In recent times, any unsuspecting person who has decided to dine at an Italian restaurant may have found themselves confronted by an ever-more bewildering list of exotic dishes, usually containing something sun-dried or balsamic, ingredients which appear on the menu with no adequate explanation of their nature or origin.
Such a beast is polenta, an Italian maize meal foodstuff which has become the mashed potato of the Millennium for trendy TV chefs. Polenta, in its traditional Italian form, is boiled into a sort of porridge-like goo, usually in vast quantities. It consists almost entirely of pure carbohydrate, and its gut-bloating potential is further compounded by the addition of artery-wrecking quantities of butter and parmesan cheese. It is then spread in what can only be described as a dollop on a large wooden board and attacked communally by those present, usually a large family.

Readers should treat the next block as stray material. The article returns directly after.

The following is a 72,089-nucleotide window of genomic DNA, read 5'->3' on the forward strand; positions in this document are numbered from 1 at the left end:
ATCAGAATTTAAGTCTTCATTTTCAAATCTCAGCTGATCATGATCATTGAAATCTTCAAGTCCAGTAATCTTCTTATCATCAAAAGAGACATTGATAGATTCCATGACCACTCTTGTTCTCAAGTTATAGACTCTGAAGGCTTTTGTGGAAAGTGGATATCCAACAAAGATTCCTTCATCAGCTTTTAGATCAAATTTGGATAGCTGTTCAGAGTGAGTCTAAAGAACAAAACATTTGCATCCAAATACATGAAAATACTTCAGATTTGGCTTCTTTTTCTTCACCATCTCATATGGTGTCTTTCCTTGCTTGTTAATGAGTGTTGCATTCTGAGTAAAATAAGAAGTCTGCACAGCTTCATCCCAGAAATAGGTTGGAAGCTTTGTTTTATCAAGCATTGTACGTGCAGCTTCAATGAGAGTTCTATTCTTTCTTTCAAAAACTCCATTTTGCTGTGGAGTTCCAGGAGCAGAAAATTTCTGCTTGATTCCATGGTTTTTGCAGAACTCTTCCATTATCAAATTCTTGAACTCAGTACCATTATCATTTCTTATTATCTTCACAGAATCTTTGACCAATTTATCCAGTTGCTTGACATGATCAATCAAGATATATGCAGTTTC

Polenta has also started appearing on Italian menus, usually in a much daintier and more expensive form. More fashionable diners can often be seen nibbling small slices of it, left to cool, then char-grilled and served with day-glo lettuce with unpronounceable names. One often wonders if they know it's just boiled corn.